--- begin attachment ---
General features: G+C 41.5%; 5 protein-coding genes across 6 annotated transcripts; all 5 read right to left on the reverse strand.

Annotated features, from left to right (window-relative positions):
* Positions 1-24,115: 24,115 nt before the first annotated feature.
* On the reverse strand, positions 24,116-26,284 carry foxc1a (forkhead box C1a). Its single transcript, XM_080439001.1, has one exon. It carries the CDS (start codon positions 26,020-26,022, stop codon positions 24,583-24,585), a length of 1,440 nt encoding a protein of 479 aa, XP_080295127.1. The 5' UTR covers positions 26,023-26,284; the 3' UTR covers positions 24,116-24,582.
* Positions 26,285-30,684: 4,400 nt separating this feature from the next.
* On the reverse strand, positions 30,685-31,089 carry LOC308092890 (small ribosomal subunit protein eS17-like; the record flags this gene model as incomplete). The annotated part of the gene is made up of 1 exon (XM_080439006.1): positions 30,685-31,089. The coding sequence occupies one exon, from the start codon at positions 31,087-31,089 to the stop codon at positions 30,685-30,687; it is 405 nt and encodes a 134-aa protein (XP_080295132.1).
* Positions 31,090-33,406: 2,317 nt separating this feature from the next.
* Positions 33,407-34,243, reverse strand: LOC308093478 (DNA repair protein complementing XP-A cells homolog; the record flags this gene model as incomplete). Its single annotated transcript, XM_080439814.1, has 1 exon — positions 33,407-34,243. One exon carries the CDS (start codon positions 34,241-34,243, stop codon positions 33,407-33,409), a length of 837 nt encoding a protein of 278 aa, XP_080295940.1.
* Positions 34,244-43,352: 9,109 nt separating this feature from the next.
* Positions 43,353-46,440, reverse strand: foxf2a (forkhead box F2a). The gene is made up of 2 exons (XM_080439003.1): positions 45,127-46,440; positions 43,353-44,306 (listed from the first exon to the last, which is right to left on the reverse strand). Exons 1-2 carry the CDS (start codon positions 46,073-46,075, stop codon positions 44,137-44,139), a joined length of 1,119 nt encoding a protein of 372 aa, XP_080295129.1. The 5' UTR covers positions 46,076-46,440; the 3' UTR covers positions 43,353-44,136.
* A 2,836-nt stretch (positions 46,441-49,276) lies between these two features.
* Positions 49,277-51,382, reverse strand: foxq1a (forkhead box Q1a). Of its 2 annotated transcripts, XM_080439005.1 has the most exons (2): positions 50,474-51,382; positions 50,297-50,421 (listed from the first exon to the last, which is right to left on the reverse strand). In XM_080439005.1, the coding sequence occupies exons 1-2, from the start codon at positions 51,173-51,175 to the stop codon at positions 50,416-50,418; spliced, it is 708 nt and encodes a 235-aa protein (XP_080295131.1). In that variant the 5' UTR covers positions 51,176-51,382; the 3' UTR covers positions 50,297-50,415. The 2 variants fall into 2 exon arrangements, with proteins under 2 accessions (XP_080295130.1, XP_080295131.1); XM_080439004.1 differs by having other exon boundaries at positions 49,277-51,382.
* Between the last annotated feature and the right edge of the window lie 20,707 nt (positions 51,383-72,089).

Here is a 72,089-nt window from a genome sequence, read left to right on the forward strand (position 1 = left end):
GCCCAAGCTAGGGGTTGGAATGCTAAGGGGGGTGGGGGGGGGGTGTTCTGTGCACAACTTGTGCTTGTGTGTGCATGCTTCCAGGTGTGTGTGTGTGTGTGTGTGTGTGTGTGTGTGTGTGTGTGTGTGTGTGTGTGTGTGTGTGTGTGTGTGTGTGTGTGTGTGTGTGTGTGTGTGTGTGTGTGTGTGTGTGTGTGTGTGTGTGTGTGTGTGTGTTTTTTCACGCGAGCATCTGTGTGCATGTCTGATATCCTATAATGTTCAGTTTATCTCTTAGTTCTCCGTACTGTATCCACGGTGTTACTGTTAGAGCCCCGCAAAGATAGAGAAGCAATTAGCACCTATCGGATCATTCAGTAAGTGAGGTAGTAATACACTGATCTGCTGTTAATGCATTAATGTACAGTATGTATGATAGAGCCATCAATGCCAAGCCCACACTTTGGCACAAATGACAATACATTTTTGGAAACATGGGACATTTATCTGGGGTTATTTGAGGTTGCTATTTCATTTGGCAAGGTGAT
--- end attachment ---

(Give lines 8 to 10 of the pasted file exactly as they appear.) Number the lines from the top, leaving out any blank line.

* Positions 33,407-34,243, reverse strand: LOC308093478 (DNA repair protein complementing XP-A cells homolog; the record flags this gene model as incomplete). Its single annotated transcript, XM_080439814.1, has 1 exon — positions 33,407-34,243. One exon carries the CDS (start codon positions 34,241-34,243, stop codon positions 33,407-33,409), a length of 837 nt encoding a protein of 278 aa, XP_080295940.1.
* Positions 34,244-43,352: 9,109 nt separating this feature from the next.
* Positions 43,353-46,440, reverse strand: foxf2a (forkhead box F2a). The gene is made up of 2 exons (XM_080439003.1): positions 45,127-46,440; positions 43,353-44,306 (listed from the first exon to the last, which is right to left on the reverse strand). Exons 1-2 carry the CDS (start codon positions 46,073-46,075, stop codon positions 44,137-44,139), a joined length of 1,119 nt encoding a protein of 372 aa, XP_080295129.1. The 5' UTR covers positions 46,076-46,440; the 3' UTR covers positions 43,353-44,136.